James Baldwin thought he’d never see his granddaughter’s face again.

The 18-year Army veteran started to lose his vision three years ago from an injury he suffered in the Gulf War. He lost his left eye and was left with limited vision in his right, reducing his sight to light and shadows. He can see shapes but not faces.

That was until October, when Baldwin put on a pair of NuEyes electronic glasses, which enhance the vision of visually impaired people. Suddenly, he could clearly see his wife sitting beside him. Leaves on trees. A picture of his granddaughter in her basketball uniform.

“She loves basketball, she loves softball, and being able to see her like that, it meant a lot‚” Baldwin, 58, of Alexandria, Va., said last week. “I can be standing right next to her and wouldn’t really see her, but being able to see her face, what a beautiful young lady she’s turned into, it was amazing.”

Baldwin received the “early Christmas present” from Comcast and NuEyes, a wearable technology start-up. NuEyes customers can now watch live TV and on-demand content through the smart glasses and virtual reality headset with the Xfinity Stream app, Comcast said this month.

The partnership was the latest announcement from Comcast this year about new programs, products, and services for people with disabilities. Earlier this month, Comcast said it was the first in the cable industry to offer customer service in American Sign Language. In June, the company unveiled a web-based remote allowing people with physical disabilities to control their televisions with their eyes. And in August, Comcast expanded its low-cost broadband program to low-income households that have people with disabilities.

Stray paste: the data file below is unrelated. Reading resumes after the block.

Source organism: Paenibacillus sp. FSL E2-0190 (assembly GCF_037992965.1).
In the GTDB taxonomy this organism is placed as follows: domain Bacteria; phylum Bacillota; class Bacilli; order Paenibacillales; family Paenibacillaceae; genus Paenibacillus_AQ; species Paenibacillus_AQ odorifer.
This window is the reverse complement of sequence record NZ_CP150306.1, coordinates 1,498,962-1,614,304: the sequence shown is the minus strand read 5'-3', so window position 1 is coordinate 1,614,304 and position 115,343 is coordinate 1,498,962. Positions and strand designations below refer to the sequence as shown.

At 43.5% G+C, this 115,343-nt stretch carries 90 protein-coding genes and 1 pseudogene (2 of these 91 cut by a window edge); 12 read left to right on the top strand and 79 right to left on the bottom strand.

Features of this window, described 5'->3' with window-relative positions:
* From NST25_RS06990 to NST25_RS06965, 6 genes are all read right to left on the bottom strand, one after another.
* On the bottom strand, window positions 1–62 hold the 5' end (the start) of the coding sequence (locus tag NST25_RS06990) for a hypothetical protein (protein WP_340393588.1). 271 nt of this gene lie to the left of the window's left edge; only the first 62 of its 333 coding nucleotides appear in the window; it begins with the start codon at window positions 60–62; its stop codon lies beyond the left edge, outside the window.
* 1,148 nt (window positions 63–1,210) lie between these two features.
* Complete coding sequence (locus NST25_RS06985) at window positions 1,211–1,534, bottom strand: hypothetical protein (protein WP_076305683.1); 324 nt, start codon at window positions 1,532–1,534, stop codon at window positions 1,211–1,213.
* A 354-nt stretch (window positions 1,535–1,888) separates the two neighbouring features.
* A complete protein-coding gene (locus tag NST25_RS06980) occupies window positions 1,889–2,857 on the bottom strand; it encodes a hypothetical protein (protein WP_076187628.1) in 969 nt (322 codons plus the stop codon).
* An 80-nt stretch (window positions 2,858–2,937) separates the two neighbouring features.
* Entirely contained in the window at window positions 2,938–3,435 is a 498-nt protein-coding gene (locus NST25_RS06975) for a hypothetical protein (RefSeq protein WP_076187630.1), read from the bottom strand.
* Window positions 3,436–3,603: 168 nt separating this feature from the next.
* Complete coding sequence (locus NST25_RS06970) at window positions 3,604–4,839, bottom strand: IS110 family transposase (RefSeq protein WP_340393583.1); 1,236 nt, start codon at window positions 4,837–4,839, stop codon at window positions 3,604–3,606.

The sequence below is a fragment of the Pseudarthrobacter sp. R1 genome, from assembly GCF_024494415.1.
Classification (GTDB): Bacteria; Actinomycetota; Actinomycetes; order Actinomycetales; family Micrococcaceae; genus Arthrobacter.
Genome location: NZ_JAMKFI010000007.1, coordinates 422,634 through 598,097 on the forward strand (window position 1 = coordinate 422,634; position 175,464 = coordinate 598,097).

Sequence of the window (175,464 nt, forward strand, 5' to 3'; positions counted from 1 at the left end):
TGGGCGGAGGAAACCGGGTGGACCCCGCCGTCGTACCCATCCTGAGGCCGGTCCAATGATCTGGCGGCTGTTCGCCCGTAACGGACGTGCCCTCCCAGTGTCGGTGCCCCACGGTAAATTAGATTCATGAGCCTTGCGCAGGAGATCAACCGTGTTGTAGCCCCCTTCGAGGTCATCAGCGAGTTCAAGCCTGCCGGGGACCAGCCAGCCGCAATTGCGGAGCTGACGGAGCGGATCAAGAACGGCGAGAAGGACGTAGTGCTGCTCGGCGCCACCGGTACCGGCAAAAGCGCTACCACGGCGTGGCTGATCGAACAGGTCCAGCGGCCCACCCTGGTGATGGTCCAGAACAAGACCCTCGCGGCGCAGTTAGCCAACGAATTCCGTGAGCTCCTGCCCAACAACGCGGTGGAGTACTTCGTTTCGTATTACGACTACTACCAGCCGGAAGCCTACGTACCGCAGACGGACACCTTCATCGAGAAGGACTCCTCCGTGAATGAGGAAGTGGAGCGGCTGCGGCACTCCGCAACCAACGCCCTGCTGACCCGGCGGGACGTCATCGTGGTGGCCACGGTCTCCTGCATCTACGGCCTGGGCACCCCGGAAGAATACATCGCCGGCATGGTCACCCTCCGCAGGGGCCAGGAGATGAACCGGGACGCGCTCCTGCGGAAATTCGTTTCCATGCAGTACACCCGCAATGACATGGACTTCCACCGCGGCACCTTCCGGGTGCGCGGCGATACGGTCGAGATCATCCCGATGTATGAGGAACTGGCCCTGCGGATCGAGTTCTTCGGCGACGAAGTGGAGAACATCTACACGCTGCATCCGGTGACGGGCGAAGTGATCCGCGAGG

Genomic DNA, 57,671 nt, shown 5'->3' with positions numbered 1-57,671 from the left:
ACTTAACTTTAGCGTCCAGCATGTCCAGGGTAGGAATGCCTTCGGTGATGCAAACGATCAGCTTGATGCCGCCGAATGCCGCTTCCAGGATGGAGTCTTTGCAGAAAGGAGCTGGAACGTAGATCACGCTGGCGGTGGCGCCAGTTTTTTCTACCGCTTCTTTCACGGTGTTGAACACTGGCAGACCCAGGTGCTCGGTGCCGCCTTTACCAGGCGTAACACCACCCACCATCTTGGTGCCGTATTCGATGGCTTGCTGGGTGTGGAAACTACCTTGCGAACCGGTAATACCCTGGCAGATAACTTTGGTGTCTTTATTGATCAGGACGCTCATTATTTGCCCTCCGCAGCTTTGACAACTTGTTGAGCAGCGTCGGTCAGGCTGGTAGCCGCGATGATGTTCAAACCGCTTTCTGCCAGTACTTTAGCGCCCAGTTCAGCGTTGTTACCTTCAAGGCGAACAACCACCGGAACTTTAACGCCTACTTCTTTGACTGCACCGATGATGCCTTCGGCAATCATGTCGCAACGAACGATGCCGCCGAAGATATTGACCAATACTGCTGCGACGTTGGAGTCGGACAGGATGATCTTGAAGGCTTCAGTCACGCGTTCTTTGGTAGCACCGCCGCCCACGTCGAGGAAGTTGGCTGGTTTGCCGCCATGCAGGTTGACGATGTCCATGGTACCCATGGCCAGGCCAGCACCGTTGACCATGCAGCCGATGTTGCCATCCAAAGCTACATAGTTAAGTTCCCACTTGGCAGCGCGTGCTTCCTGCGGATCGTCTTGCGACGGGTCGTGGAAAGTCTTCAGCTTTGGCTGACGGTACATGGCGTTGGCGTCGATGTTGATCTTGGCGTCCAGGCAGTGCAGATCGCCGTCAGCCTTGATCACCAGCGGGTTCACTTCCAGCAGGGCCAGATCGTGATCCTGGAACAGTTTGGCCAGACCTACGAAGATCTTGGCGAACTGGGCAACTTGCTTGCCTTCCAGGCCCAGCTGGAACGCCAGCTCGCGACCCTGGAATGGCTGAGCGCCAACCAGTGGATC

Comcast is among major companies using new technology to design products that are more inclusive. Microsoft, for example, sells an adaptive Xbox video game controller with large buttons for gamers with limited mobility. For blind consumers, Apple’s devices include screen reading technology that reads web content aloud. Products that aren’t tailored for people with disabilities, such as Amazon’s Alexa voice assistant, have helped too, experts said.

“Accessibility is not a feature. Accessibility really is the measure of how effective or how inclusive your product is,” said Tom Wlodkowski, Comcast’s vice president for accessibility. “The idea was, let’s build products that work for everyone. And let’s open up our products to the widest possible audience inclusive of people with disabilities.”

Wlodkowski, who is blind, noted that a third of U.S. households have a member with a disability, according to a 2016 Nielsen survey. “The disability community represents $200 billion in discretionary spending power,” he said. “So it makes sense to do this.”

He joined Comcast in 2012 and oversees a dozen people focused on accessibility while working with the company’s product teams. Comcast has developed features in recent years such as “voice guidance,” which helps low-vision consumers navigate the TV by reading what’s on screen aloud, and “video description,” which is extra narration during pauses in dialogue in a movie or show.